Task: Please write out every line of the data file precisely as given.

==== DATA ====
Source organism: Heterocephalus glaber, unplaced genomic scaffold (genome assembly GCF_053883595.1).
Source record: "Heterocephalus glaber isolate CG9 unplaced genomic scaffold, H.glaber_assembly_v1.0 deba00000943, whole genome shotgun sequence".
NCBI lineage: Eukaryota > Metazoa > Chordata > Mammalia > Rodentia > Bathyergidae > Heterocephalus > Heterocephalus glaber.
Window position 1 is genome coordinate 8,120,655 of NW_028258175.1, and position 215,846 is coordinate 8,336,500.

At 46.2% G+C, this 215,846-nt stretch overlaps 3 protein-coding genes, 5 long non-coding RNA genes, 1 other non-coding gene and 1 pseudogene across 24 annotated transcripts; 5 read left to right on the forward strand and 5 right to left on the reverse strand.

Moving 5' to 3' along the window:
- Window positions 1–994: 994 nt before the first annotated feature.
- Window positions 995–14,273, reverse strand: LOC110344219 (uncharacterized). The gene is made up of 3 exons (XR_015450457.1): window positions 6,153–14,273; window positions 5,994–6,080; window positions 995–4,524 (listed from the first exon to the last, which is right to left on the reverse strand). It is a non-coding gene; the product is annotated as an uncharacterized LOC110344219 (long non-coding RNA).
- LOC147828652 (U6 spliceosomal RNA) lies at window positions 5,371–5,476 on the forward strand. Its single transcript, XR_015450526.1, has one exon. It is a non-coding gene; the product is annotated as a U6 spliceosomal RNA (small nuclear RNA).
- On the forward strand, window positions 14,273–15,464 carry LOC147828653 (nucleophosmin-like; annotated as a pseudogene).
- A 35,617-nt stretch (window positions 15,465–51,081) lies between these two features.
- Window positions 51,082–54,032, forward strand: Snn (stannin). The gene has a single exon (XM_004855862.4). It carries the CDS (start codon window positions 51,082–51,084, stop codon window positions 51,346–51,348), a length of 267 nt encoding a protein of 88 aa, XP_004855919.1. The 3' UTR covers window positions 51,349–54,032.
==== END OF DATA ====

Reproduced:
Source organism: Heterocephalus glaber, unplaced genomic scaffold (genome assembly GCF_053883595.1).
Source record: "Heterocephalus glaber isolate CG9 unplaced genomic scaffold, H.glaber_assembly_v1.0 deba00000943, whole genome shotgun sequence".
NCBI lineage: Eukaryota > Metazoa > Chordata > Mammalia > Rodentia > Bathyergidae > Heterocephalus > Heterocephalus glaber.
Window position 1 is genome coordinate 8,120,655 of NW_028258175.1, and position 215,846 is coordinate 8,336,500.

At 46.2% G+C, this 215,846-nt stretch overlaps 3 protein-coding genes, 5 long non-coding RNA genes, 1 other non-coding gene and 1 pseudogene across 24 annotated transcripts; 5 read left to right on the forward strand and 5 right to left on the reverse strand.

Moving 5' to 3' along the window:
- Window positions 1–994: 994 nt before the first annotated feature.
- Window positions 995–14,273, reverse strand: LOC110344219 (uncharacterized). The gene is made up of 3 exons (XR_015450457.1): window positions 6,153–14,273; window positions 5,994–6,080; window positions 995–4,524 (listed from the first exon to the last, which is right to left on the reverse strand). It is a non-coding gene; the product is annotated as an uncharacterized LOC110344219 (long non-coding RNA).
- LOC147828652 (U6 spliceosomal RNA) lies at window positions 5,371–5,476 on the forward strand. Its single transcript, XR_015450526.1, has one exon. It is a non-coding gene; the product is annotated as a U6 spliceosomal RNA (small nuclear RNA).
- On the forward strand, window positions 14,273–15,464 carry LOC147828653 (nucleophosmin-like; annotated as a pseudogene).
- A 35,617-nt stretch (window positions 15,465–51,081) lies between these two features.
- Window positions 51,082–54,032, forward strand: Snn (stannin). The gene has a single exon (XM_004855862.4). It carries the CDS (start codon window positions 51,082–51,084, stop codon window positions 51,346–51,348), a length of 267 nt encoding a protein of 88 aa, XP_004855919.1. The 3' UTR covers window positions 51,349–54,032.